Many answers are explored in the rest of the article: The all-encompassing image-consciousness of current society; the media's increasingly unrealistic representation of the, particularly female, human body; the exploitation of our deepest insecurities by advertising powers; and modern culture's glorification of unhealthy eating habits.
All of these answers are valid. But there is a simple way to put it. We hate the way we look because we aspire to perfection, while perfection is, and always will be, an impossibility.
The tricky thing about it, is that we know perfection does not exist—Photoshop and plastic surgery exist. "Nobody's perfect," as the old chestnut goes, and yet we still try to attain the unattainable, even people who examine this damaging brand of behaviour on a frequent basis—people like myself.
One frosty Friday morning eight years ago, I decided that I wouldn't eat until the following Monday. When I felt hungry, I would drink water, or maybe juice. But no morsel of food would pass my lips, no matter how hungry I got.
I was 16, and I considered this a trial run. "This will determine if I can become a full-blown anorexic," I told my sister, sipping my first glass of juice of the weekend. "Whether or not I can handle starving myself."
I wanted to starve myself because, at the time, I wanted to lose weight, and since my appetite was already quite measly, I thought the only way to really eat less was to quit eating full-stop.
I succeeded in avoiding food for three days. However, I decided that I could not "handle" self-starvation. Over that weekend, I felt increasingly irritable, dizzy, distracted and depressed. I got used to the growling of my stomach, but the taste of hunger, like a bitter ointment thickly coating the back of my throat, was harder to ignore. By Sunday night, I felt as weak and cold as a corpse, and I tossed and turned for hours in layers of blankets before managing to nod off.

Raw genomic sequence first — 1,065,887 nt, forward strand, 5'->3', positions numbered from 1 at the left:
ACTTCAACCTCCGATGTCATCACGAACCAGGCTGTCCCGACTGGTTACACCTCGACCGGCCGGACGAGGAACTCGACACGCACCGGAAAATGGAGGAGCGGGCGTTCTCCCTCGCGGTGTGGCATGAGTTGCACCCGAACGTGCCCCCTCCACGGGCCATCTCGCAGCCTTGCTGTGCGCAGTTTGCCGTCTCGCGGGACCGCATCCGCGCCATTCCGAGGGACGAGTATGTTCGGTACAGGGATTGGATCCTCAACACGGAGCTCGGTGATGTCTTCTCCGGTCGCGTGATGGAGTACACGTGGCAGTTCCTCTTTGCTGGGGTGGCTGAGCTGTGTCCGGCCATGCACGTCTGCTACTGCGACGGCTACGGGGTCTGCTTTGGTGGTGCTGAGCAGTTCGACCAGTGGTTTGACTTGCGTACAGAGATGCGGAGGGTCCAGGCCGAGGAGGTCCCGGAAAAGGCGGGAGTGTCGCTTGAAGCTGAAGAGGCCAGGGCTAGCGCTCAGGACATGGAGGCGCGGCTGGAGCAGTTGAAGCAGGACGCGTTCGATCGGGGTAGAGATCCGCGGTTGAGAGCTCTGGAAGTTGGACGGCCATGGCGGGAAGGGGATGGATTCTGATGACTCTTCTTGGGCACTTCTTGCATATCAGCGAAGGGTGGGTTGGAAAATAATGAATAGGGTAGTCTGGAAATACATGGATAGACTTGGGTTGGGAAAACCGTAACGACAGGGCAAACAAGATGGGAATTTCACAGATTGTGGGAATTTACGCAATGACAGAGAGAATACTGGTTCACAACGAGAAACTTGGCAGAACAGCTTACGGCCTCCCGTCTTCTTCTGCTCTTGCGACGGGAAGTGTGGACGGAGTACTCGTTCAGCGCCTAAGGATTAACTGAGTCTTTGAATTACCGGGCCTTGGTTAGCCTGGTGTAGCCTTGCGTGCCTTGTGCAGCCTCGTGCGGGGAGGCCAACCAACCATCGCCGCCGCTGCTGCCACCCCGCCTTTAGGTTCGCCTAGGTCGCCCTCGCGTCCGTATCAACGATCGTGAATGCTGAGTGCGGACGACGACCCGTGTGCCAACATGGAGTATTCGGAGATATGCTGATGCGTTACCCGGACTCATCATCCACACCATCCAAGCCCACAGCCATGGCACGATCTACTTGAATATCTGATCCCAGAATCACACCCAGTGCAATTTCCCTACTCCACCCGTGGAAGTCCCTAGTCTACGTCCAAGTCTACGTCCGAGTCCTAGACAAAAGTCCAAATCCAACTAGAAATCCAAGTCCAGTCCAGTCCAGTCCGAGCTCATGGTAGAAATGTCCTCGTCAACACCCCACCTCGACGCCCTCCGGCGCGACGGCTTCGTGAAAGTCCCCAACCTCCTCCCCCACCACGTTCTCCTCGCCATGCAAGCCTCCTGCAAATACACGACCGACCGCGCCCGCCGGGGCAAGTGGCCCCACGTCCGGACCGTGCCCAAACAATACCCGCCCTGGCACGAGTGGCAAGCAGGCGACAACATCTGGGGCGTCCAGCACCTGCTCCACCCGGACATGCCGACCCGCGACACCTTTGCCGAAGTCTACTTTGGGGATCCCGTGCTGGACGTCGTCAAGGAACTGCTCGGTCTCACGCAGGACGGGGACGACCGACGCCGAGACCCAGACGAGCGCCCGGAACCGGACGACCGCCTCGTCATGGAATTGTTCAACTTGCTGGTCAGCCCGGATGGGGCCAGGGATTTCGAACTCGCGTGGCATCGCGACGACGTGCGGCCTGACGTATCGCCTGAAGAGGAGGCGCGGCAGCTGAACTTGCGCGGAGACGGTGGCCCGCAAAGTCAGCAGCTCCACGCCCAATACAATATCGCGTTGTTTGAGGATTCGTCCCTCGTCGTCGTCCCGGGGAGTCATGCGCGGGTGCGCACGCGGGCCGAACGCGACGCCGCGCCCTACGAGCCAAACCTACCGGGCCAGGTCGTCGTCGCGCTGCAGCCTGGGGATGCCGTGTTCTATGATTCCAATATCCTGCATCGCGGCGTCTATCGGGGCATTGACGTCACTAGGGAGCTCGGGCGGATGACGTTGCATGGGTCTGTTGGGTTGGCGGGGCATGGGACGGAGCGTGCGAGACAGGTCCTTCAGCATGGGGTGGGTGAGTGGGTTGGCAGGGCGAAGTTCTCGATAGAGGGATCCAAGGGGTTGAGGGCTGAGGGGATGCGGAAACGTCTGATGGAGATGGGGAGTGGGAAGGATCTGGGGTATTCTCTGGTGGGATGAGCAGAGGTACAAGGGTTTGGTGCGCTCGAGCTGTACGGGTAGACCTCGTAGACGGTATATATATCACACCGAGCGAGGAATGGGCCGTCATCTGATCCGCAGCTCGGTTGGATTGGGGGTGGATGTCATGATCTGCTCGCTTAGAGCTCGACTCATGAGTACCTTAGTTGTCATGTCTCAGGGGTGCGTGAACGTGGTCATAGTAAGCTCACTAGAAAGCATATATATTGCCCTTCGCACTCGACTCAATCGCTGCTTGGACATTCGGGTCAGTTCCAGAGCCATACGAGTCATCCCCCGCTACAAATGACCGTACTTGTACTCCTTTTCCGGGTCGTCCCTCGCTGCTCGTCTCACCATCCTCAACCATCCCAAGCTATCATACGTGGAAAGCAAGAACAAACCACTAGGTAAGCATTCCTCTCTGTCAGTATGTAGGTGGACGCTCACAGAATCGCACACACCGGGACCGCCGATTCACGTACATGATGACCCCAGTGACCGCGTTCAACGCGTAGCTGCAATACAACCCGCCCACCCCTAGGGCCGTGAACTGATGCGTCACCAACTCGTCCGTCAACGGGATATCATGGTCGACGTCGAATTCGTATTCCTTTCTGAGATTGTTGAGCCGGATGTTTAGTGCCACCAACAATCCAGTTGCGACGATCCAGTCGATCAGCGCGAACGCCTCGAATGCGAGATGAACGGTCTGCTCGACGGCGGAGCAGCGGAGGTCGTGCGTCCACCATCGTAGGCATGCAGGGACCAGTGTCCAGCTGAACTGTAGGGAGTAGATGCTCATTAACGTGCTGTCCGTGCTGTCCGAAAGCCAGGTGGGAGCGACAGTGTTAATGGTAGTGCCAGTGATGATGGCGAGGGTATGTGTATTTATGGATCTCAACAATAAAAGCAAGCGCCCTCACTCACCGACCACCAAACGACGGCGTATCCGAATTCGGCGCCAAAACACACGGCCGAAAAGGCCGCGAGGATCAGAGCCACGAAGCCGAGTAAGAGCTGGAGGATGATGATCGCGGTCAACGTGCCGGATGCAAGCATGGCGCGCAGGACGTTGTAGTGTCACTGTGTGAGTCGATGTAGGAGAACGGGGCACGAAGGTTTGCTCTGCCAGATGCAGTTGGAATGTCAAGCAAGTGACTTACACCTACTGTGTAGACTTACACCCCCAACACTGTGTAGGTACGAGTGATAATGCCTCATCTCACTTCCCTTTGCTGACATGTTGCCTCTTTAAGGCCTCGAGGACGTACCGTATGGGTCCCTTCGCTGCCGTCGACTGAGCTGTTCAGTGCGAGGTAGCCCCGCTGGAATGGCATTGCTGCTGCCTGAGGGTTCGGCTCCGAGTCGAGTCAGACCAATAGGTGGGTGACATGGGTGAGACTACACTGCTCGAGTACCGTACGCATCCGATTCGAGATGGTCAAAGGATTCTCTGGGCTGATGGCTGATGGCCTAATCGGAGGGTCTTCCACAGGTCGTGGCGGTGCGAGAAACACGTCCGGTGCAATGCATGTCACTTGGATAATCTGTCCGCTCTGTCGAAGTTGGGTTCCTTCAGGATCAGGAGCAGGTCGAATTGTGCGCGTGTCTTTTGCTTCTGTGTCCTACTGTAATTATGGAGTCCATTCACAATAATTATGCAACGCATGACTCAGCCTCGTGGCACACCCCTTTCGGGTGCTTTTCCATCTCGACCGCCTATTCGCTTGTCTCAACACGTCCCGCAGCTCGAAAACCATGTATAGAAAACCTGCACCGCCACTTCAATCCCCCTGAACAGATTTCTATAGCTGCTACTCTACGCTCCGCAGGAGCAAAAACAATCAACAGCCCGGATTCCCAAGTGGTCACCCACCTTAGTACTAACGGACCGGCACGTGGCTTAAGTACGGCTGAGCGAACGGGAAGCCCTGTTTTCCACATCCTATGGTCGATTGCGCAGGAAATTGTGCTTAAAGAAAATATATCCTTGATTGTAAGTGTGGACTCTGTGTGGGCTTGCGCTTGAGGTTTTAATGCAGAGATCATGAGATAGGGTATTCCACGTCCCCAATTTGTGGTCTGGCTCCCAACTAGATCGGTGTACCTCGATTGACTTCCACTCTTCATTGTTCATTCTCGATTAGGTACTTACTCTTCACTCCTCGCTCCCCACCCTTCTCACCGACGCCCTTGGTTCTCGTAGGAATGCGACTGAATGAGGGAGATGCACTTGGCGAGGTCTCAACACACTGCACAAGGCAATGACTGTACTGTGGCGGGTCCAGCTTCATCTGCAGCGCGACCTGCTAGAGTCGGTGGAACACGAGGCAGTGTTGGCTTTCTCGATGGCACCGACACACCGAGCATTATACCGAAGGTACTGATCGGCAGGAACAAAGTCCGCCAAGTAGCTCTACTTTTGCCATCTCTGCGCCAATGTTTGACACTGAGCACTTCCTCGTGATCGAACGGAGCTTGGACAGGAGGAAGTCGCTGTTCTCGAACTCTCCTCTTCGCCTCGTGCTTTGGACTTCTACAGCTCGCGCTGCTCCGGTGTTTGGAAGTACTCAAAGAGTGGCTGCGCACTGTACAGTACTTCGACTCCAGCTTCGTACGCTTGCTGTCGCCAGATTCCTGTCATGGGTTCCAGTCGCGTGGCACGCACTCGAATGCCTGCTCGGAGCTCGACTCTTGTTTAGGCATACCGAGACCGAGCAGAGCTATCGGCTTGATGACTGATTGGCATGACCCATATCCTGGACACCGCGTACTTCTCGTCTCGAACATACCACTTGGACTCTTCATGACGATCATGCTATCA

Monday morning, I thanked my lucky stars that I possessed the privelege of food, and I took advantage of it again at once.
But, it never really ends, for any of us. I continue to do painful things in an effort to "fix" aspects of my appearance that I believe are too imperfect, despite knowing that my beliefs about myself are dictated by forces outside myself.
I get bikini waxes. I've had allergic reactions to makeup, and yet I refuse to wear any less. I've considered having dental surgery to remove my second molars (a purported practise of models looking to further sink in their cheeks). I wear shoes that leave my feet blistered and bleeding. As a child, I would pinch a clothespin onto my nose in an attempt to narrow its shape.
Millions of other women do the same, or similar, because we can never be satisfied.
"Nobody's perfect," sure. But these idioms exist as well: "Beauty is pain," and, "Beauty is hard work."
The women who are considered the most beautiful are also often the most fake. It is an unshifting paradigm. Many of this year's Miss Universe Canada contestants look to have had almost as much plastic surgery as the equally gorgeous transsexual participant Jenna Talackova.
Such pageants send the message that a beautiful woman is not born, but created. And this is true. Beauty standards are not natural and innate, but managed and communicated by the superstructures of society, and too often, they are harmful.
As cited in Wiseman's article, 90 per cent of British women feel body-image anxiety. I imagine it's much the same for Canadians. Until we start actually believing that it's okay to have flaws—that because we have the ability to "improve" doesn't necessarily mean that we should try—the number of women hating their bodies will only inflate.